NASA’s Navajo engineer, Aaron Yazzie, recently shared his experiences and insights on space robotics on Mars in an exclusive clip provided by PBS to Space.com. Yazzie, who is a Diné or Navajo, is set to feature in the second season of PBS’s acclaimed series “Native America.” The series, which returns on October 24 with four new hour-long episodes, provides a groundbreaking depiction of contemporary Native America.
November, which coincides with the series run, is also recognized as Native American Heritage Month. Yazzie is a member of the Ashįįhí (Salt Clan) and was born into the Todích’íi’nii (Bitter Water Clan). He originates from Tuba City, a community that sits adjacent to the Navajo Nation in northern Arizona.
As a distinguished mechanical engineer at NASA’s Jet Propulsion Laboratory in Pasadena, California, Yazzie is deeply involved in the creation of mechanical systems for NASA’s robotic space research missions on Mars. His work primarily revolves around planetary sample acquisition and handling. This role allows him to utilize his expertise in electronics, computers, programming languages, and coding to contribute to these groundbreaking missions.
The second season of “Native America” builds on the success of its first season by showcasing the strength and beauty of modern Indigenous communities. It breaks down stereotypes by highlighting the achievements of ingenious engineers, daring politicians, and innovative artists who draw from Native traditions to shape a better 21st century. The series is narrated by Joy Harjo of the Muscogee (Creek) Nation, an internationally recognized poet, performer, and writer who served three terms as the 23rd Poet Laureate of the United States.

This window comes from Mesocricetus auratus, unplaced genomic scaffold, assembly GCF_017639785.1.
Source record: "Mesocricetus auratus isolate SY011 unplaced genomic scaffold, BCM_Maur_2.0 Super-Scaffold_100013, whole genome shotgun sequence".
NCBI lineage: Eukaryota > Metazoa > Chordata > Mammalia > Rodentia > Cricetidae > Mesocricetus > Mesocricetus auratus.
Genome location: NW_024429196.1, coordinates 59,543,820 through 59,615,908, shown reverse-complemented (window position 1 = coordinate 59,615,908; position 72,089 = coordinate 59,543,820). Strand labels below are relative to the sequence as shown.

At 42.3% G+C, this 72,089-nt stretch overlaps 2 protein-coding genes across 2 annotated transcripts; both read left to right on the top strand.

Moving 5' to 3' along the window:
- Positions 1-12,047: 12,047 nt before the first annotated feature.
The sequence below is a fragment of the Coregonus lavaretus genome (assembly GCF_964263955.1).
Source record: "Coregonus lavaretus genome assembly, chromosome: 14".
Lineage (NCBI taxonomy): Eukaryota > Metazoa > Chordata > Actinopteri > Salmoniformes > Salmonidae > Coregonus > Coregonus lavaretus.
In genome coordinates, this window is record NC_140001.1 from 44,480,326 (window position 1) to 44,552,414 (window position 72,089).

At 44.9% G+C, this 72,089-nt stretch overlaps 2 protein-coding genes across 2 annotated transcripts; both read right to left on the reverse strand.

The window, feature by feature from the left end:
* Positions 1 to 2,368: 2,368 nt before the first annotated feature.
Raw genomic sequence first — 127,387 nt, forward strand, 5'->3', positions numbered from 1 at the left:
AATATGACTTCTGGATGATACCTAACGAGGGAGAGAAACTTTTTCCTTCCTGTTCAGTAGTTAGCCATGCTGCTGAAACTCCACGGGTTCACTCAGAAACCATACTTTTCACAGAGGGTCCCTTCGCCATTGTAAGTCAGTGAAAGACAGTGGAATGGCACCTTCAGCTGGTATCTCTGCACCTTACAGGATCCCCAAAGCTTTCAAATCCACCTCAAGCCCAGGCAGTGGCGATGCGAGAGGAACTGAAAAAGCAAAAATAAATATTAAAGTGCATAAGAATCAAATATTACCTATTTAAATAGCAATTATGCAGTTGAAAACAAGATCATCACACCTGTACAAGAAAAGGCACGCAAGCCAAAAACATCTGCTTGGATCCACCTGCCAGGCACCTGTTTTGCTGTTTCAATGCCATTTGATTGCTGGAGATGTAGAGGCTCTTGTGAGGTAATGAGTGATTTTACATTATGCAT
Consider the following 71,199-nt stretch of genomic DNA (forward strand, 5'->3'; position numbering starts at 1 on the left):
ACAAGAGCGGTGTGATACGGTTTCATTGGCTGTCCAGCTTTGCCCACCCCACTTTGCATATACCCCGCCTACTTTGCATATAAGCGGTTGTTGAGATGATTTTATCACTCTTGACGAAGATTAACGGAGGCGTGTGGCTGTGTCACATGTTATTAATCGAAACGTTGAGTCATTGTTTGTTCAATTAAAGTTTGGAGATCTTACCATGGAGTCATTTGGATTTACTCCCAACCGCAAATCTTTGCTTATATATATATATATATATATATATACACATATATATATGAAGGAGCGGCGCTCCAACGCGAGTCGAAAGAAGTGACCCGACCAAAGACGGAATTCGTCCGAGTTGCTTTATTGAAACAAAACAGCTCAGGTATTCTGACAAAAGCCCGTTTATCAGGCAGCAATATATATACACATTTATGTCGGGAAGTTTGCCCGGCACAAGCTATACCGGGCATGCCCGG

Each episode of the series delves into a fundamental aspect of Native American heritage: the influence of Indigenous design, the role of language and artistry in nourishing the soul, the diverse ways in which Native women lead, and the resilience of the warrior spirit. The series bridges the past and present, demonstrating how foundational beliefs and traditions are influencing and transforming modern Native life.
Yazzie’s contributions to space exploration are significant. He served as a surface operations downlink chair for the Mars Science Laboratory Curiosity rover after it landed at Gale Crater on Mars in 2012. He also contributed flight hardware to Mars on the InSight lander mission in 2018. His latest hardware is currently aboard the Mars 2020 Perseverance rover, which is still active on the Red Planet in Jezero Crater. Yazzie was the chief engineer for the rover’s essential drill bits, which will be used to search for ancient microbial life on Mars.
When asked about his experience being featured in the PBS series and representing Native American accomplishments, Yazzie expressed that filming for the series was exhilarating. He praised the production crew for capturing various aspects of his life, whether he was working on NASA’s next robotic mission to Mars, participating in STEM outreach events, or visiting family back home on the Navajo Nation.
Yazzie mentioned that he is inspired by the challenges of space exploration. The goals they aim to achieve are not easy and require innovation and creativity. Working with brilliant individuals and contributing to the success of these missions is what keeps him motivated. Yazzie is currently a systems engineer for the Mars Sample Return program, where he is responsible for ensuring the mechanical integrity of the sample tubes being brought back from Mars to Earth.
“Native America” Season 2 will air weekly from October 24 to November 14 on PBS and PBS.org. This series offers an invaluable opportunity to learn more about Native American heritage and the contributions of Indigenous individuals in various fields, including space exploration and electronics.